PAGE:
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It is 1). It says a set is determined by its elements. That's something most people would agree with. The set of primes less than $4$ is the same as the set of integers that are strictly between $1$ and $4$. Different descriptions, same set. –  André Nicolas Feb 8 at 9:22
@AndréNicolas. The question arose when I was thinking about of the axiom of regularity. That can be formulated as 'every set is regular' and if it is accepted on the way of 2) then you keep sight on sets that are not regular. You can say things like 'if $\mathbf{V}=\mathbf{G}$ then...if not then....' Here $\mathbf{V}$ denotes the class of extensionals and $\mathbf{G}$ the class of regular extensionals. –  drhab Feb 8 at 9:34
The Axiom of Regularity is not a consequence of our basic intuitive notion of set. It is convenient for developing the theory of ordinals, and harmless, but I do not think many people in set theory consider it necessary. –  André Nicolas Feb 8 at 9:39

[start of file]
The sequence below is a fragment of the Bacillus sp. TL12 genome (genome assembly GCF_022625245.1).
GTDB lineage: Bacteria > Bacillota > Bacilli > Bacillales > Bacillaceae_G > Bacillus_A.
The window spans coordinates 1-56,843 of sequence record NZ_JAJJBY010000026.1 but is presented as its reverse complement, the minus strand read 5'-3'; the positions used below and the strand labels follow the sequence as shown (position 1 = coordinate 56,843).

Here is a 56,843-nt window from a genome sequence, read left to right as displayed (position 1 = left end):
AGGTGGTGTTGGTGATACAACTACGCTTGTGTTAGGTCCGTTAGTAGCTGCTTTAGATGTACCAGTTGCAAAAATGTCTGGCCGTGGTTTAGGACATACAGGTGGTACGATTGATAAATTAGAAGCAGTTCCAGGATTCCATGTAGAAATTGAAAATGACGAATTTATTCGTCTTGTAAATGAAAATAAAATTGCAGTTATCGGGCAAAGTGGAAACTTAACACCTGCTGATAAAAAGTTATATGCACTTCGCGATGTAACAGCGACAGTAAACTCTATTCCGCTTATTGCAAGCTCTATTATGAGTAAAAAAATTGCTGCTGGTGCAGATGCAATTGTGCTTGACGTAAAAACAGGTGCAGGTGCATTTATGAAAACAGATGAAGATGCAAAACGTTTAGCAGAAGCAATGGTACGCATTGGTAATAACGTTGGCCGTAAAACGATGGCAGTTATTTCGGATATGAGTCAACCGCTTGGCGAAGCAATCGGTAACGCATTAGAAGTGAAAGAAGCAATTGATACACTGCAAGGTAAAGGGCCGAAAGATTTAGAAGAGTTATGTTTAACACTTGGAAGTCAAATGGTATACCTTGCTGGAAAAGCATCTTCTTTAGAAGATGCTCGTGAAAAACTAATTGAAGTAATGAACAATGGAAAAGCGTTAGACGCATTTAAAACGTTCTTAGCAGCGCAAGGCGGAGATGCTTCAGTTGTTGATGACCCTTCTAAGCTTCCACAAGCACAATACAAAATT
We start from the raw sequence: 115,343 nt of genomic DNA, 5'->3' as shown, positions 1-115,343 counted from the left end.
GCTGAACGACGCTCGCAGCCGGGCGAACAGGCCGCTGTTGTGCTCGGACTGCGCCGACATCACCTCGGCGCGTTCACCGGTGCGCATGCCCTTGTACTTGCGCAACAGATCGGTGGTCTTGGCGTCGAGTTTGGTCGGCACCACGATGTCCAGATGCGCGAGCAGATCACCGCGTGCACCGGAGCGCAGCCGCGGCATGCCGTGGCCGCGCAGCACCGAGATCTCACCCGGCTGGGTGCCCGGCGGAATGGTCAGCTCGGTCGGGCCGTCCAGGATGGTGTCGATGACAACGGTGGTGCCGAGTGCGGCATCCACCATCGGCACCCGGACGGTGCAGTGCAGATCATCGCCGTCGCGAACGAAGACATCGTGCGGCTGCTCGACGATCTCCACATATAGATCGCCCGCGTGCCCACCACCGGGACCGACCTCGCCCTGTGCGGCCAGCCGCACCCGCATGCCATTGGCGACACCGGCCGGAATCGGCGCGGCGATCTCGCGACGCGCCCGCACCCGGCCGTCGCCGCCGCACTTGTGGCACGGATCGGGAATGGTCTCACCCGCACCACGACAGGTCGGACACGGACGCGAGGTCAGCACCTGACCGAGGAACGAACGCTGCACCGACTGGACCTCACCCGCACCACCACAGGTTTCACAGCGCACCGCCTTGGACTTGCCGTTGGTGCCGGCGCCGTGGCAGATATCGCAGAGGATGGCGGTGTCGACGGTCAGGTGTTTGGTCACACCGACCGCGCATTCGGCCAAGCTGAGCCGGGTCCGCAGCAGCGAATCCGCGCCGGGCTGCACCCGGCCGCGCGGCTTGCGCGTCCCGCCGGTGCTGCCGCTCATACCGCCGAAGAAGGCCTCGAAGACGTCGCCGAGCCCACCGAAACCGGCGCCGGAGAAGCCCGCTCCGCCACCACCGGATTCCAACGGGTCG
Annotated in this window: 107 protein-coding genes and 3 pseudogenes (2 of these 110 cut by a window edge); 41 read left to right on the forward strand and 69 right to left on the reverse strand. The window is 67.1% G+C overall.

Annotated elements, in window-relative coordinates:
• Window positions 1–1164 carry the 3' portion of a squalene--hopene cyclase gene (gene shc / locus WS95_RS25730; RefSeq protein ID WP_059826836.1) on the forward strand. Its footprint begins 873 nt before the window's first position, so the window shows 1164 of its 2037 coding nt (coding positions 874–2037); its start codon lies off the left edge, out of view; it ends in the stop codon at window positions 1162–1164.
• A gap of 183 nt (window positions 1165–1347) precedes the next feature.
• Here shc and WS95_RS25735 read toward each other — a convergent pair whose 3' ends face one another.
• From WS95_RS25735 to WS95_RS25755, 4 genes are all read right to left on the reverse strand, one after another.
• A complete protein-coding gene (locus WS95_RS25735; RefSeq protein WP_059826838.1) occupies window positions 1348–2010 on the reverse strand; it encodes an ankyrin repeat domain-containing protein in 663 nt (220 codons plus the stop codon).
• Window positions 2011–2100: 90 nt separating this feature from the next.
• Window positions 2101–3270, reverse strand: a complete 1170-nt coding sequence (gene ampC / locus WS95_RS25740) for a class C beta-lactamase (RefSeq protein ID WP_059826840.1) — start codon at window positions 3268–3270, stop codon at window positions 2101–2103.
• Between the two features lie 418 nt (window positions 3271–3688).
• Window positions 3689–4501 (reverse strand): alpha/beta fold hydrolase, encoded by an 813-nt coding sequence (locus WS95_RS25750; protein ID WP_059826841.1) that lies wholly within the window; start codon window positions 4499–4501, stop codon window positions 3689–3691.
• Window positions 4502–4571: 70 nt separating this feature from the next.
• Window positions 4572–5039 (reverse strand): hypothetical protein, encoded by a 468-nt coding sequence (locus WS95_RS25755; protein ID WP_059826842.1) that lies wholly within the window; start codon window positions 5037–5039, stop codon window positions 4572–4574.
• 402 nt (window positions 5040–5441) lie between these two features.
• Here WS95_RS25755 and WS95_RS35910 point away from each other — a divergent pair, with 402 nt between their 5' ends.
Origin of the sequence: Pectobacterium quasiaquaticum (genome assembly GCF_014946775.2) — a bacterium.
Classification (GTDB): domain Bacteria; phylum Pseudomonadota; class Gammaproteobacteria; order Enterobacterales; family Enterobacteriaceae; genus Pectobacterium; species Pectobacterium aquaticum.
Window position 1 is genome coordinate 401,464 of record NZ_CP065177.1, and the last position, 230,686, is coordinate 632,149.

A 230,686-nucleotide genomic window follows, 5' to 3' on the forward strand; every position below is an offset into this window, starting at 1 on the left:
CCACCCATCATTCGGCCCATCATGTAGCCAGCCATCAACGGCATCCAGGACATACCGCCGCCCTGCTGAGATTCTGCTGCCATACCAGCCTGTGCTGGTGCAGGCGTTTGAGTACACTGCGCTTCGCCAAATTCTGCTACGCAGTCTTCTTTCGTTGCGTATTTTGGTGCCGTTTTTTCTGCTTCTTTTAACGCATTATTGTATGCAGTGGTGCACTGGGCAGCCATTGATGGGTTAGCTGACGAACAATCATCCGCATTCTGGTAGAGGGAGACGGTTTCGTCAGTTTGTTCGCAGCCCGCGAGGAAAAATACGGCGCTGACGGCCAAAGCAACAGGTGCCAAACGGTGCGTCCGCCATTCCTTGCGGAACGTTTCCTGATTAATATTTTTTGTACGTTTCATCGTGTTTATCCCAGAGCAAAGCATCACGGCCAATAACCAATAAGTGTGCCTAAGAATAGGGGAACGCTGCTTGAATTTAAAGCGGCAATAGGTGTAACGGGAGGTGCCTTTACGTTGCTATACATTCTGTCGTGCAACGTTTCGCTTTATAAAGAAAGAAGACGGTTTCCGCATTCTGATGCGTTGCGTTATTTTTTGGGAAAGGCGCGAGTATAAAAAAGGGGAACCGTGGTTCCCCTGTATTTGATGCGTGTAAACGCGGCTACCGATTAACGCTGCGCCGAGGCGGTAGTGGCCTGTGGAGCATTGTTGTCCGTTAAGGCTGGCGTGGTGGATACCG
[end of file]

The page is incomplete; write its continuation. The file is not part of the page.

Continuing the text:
@AndréNicolas I have added something, so if you are interested... –  drhab Feb 8 at 11:06
Axioms are statements of dictatorship. Have you got some philosophical problem with that? –  wim Feb 8 at 12:13
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7 Answers

1) is correct. There are things which are not extensional, but in a theory which accepts the axiom of extensionality, those things are not called "sets".

This is not "a statement of a dictator", whatever you mean by that, this is how language works: every term in every language has a definition, which describes what the term means and what it does not mean. In the same way that an elephant is not an insect, something which is not extensional is not a set.